Meconium impactions are one of the most common causes of colic in the equine neonate and are typically seen within the first 24 hours post-foaling. Normal passage of meconium should occur within the first few hours and may continue for 24-48 hours post-foaling. The administration of phosphate “Fleet” enemas within the first 12 hours can help prevent meconium impactions of the small colon. Meconium retention occurs in the rectum, small colon, transverse colon, or large colon. Medical treatment is generally successful, but surgical intervention should be considered in cases of uncontrollable pain, peritoneal fluid abnormalities, and/or signs of bowel inflammation.
Medical management of impactions includes the administration of warm soapy water enemas by gravity feed using very soft tubing; however, clients must know not to administer serial enemas without consulting their veterinarian. Repeated enemas can result in mucosal irritation and associated “straining” in the absence of persistent impaction. I recommend not exceeding two enemas within 24 hours without veterinary intervention. If additional enemas are required, acetylcysteine is recommended.
Enemas with acetylcysteine can be effective in breaking up impactions but can also cause tissue inflammation. Liquid acetylcysteine is available commercially as a 20% can be mixed with 160 ml of water and 20g of NaHCO3 to obtain a concentration of 4% and a pH of 7.6. Foals typically require sedation with midazolam, butorphanol, and/or xylazine for proper positioning in lateral recumbency.Elevation of the hind quarters can also help maintain fluid retention. The procedure requires the introduction of a 30 Fr. Foley catheter with a 30 ml bulb approximately 2.5-5 cm into the rectum. The balloon is gently inflated until the anus and rectum are occluded. One hundred to 200 ml of 4% acetylcysteine is then administered by gravity flow and retained for approximately 30-45 minutes. The procedure can be repeated up to three times (one every 12-24 hours). Retrospective studies have shown this procedure to reduce the requirement for surgery in almost all cases.
Gastroduodenal Ulcer Syndrome
The prevalence of equine gastric ulcer syndrome (EGUS) in neonatal foals is estimated to be approximately 25% to 50%. The four clinical syndromes seen in foals are subclinical, clinical, perforating, and outflow obstruction with a pyloric stricture. Clinical signs include lethargy, colic, bruxism, ptyalism, unthriftiness, frequent recumbency, and rolling into dorsal recumbency. Affected foals are typically two to six months of age; however, gastric ulceration is common in neonates presenting for concurrent disease (e.g., gastrointestinal, sepsis, maladjustment). The pathophysiology of gastric ulceration in foals includes physiologic stress, hypoxia, delayed gastric emptying, prolonged time between feedings, small meal size, and prolonged recumbency. NSAIDs inhibit the production of protective prostaglandins and therefore predispose the equine neonate to glandular ulceration. In addition, illness increases the risk of ulceration by decreasing gastric mucosal defenses secondary to decreased blood flow.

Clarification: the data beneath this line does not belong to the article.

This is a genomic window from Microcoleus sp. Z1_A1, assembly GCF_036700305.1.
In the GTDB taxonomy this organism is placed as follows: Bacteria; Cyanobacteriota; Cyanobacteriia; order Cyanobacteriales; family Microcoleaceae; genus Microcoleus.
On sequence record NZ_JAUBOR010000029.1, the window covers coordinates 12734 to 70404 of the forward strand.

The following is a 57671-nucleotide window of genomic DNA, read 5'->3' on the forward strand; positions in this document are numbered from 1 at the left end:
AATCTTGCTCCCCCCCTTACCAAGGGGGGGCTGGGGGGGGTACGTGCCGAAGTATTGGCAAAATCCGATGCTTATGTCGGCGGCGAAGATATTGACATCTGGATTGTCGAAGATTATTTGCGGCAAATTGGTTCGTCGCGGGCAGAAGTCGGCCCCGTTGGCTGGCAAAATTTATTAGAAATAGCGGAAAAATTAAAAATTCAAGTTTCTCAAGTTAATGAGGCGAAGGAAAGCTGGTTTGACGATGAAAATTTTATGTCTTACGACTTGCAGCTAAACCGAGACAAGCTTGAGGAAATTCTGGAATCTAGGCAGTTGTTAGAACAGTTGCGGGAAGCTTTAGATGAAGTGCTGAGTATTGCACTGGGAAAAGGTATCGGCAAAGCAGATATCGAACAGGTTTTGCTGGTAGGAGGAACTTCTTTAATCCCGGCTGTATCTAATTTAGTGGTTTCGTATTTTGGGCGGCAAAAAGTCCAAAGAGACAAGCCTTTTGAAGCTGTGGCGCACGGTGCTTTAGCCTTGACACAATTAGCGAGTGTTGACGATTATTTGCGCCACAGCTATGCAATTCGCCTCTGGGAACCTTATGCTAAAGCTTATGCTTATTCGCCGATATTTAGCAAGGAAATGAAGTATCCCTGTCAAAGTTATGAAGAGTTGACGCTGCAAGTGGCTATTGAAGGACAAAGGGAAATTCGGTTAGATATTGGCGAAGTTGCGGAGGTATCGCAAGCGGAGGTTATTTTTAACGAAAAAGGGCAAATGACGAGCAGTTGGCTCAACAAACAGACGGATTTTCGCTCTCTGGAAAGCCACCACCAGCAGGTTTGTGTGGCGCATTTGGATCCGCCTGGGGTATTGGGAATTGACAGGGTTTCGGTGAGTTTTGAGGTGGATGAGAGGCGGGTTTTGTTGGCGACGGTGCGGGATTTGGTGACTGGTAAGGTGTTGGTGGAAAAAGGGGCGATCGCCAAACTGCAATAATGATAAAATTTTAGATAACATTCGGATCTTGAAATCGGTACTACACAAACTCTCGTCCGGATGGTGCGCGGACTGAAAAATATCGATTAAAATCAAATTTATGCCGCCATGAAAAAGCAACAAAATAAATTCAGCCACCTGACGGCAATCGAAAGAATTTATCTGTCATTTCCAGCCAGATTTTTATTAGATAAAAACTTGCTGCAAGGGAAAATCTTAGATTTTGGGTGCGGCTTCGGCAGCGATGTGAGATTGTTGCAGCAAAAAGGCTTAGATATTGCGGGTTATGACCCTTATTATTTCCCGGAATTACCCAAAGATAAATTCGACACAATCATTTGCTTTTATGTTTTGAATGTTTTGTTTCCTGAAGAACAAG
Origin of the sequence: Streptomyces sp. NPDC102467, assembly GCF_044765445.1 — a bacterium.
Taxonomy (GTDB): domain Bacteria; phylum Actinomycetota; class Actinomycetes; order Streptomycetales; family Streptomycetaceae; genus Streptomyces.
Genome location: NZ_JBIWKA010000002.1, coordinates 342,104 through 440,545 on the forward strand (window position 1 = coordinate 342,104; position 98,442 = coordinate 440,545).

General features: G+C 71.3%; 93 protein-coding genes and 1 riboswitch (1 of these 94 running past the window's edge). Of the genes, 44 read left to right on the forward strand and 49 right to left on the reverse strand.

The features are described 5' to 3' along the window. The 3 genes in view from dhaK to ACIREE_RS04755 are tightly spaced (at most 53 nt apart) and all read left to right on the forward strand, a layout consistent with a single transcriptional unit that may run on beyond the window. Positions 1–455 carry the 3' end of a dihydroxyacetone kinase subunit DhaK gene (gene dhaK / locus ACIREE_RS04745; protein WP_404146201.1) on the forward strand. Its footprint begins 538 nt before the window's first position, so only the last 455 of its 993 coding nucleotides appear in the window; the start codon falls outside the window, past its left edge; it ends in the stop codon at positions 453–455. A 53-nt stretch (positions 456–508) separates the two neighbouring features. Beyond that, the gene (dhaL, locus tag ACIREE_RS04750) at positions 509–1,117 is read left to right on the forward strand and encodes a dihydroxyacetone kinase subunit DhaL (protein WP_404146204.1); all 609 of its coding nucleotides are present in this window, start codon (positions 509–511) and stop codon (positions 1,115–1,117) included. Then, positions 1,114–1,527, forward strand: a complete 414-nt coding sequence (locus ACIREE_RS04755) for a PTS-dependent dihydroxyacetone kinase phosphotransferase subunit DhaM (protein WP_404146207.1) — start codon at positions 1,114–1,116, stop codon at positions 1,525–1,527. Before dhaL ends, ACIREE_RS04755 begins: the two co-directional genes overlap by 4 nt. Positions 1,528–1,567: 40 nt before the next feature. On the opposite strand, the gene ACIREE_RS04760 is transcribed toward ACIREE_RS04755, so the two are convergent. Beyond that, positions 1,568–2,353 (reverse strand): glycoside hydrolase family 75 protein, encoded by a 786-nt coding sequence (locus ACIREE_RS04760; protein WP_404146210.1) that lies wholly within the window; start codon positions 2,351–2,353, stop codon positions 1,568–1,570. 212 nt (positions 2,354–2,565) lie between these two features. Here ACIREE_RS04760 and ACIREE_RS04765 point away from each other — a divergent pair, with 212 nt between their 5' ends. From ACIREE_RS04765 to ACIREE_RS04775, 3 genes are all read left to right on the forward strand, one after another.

Omeprazole is not recommended for use in neonates as ill neonates often have increased gastric pH; sucralfate administration is recommended instead.
Foals may develop uroperitoneum secondary to traumatic bladder rupture, septic necrosis of the bladder wall, leakage or rupture from the internal urachus, congenital abnormalities of the ureters, or urethral rupture. Foals may present with frequent posturing to urinate, abdominal distension, or obtundation depending upon the severity of electrolyte derangements. Diagnosis may be suspected based upon identification of free peritoneal fluid on ultrasound and confirmed by laboratory analysis of blood and peritoneal fluid. Surgery is often recommended; however, some foals may be managed medically with an indwelling urinary catheter
In Florida, it is not uncommon to see neonates and older foals present for colic or diarrhea associated with pica, particularly ingestion of sand. These foals often display signs of colic through posturing as if to urinate and occasionally have significant abdominal distension. Diagnosis is confirmed via radiography and treatment involves supportive care and prolonged psyllium administration. Oral administration of psyllium may be accomplished by mixing a concoction of psyllium, yogurt, and applesauce. Surgery is rarely required, and recurrence is prevented through controlled management of the environment. Foals will often grow out of this habit within the first few months of age.
Neonatal colic is common, and the degree of pain demonstrated is often not indicative of the severity of the underlying cause. Both gastrointestinal and extra GI causes must be considered, – possible in many cases; however, consideration of owner capabilities and the proclivity of foals to decline rapidly should be taken into account. Indicators for referral include the presence of gastrointestinal reflux, lack of nursing, moderate abdominal distension, refractory pain, intestinal distention, or free fluid on ultrasonography, and/or altered mentation.